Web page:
Farm Progress

From cream to berries

Slideshow: After getting out of the dairy business, the Zwalds started growing strawberries at White Pine Berry Farm.

Harlen Persinger

July 10, 2017

6 Slides

After 40 years of milking cows, Greg and Irma Zwald of River Falls pulled the plug on the dairy partnership they shared with Greg’s brother, Bob. But instead of easing into retirement or heading south, the couple launched a new, diversified venture — White Pine Berry Farm.

“In 2012, we bought an older farmstead only 4 miles away. Our idea was to build a mainly U-pick organic strawberry operation from scratch and sell produce directly to the consumer,” Greg says. “Cash flow and spreading the word about the business were the biggest challenges. It has taken plenty of patience and extra hard work to reap the rewards of this investment.”

Strawberries are raised on three different sites that cover 5 acres. They are planted in late April or early May and rotated every four years with alfalfa, sweet corn and usually pumpkins. Plants are set 14 inches apart in 32-inch rows. There are 10,000 to 12,000 feet of drip irrigation lines, installed 4 inches deep, which help young plants handle stress at blooming time. To encourage growth and more runners, blossoms are either pinched or cut with a scissors six weeks after planting. Since weeds pose a major challenge, crews must hand-pull them all summer.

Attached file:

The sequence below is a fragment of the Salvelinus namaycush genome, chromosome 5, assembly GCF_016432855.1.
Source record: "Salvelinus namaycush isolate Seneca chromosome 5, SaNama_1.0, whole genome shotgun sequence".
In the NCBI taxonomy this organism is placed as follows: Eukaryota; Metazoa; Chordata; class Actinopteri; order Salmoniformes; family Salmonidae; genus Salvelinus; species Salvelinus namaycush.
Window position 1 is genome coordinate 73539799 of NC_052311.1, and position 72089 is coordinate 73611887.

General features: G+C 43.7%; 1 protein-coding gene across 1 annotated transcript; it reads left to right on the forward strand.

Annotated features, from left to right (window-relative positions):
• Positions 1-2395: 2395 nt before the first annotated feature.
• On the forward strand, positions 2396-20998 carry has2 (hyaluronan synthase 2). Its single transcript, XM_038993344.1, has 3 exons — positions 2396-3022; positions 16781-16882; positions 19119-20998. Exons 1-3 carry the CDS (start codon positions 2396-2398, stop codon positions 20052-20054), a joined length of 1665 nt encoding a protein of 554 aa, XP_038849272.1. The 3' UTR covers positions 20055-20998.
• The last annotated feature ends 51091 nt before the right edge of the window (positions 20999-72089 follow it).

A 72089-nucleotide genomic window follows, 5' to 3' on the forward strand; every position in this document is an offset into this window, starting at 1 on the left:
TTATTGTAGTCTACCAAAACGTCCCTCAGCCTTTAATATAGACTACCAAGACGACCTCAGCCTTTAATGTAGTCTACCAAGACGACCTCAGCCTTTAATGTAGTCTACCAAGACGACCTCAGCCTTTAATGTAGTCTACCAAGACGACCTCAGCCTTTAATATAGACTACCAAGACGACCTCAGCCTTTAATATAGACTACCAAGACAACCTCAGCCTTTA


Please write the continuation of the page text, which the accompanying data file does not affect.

“Family members have made the commitment and spend time to help boost the farm’s bottom line.” Greg says. Irma, a native of El Salvador, handles all the bookkeeping chores, while daughter Tanya helps with the corn maze. Another daughter, Stephanie Wipf, updates the website, and son Andrew and his wife, Kim, monitor the Facebook page, Greg explains. “We strive to create a park-like atmosphere. In late June, 350 folks fill the farmyard for our strawberry shortcake festival.”

The Zwalds offer a lot of other produce besides strawberries. For more information, go to, or call 715-222-2946. Also check out the slideshow below to see scenes from White Pine Berry Farm.

Persinger lives in Milwaukee.


About the Author(s)

Harlen Persinger

Harlen Persinger is a photojournalist who lives in Milwaukee. Since 2004, he has freelanced for regional and national farm publications such as Wisconsin Agriculturist and Farm Industry News, plus many others.

Persinger grew up on a farm in Grundy County, Iowa. He received a degree in ag journalism from Iowa State University in 1972. He has traveled to more than 40 countries and has been a member of the American Agricultural Editors’ Association (now Agricultural Communicators Network) since 1976. In 2016, he was the first photojournalist/freelancer to receive the organization's Lifetime Achievement Award. In 2017, Persinger began providing college scholarships to 4-H’ers from his home county who have an interest in photography/journalism and agriculture. He was inducted into the Iowa 4-H Hall of Fame in 2023.

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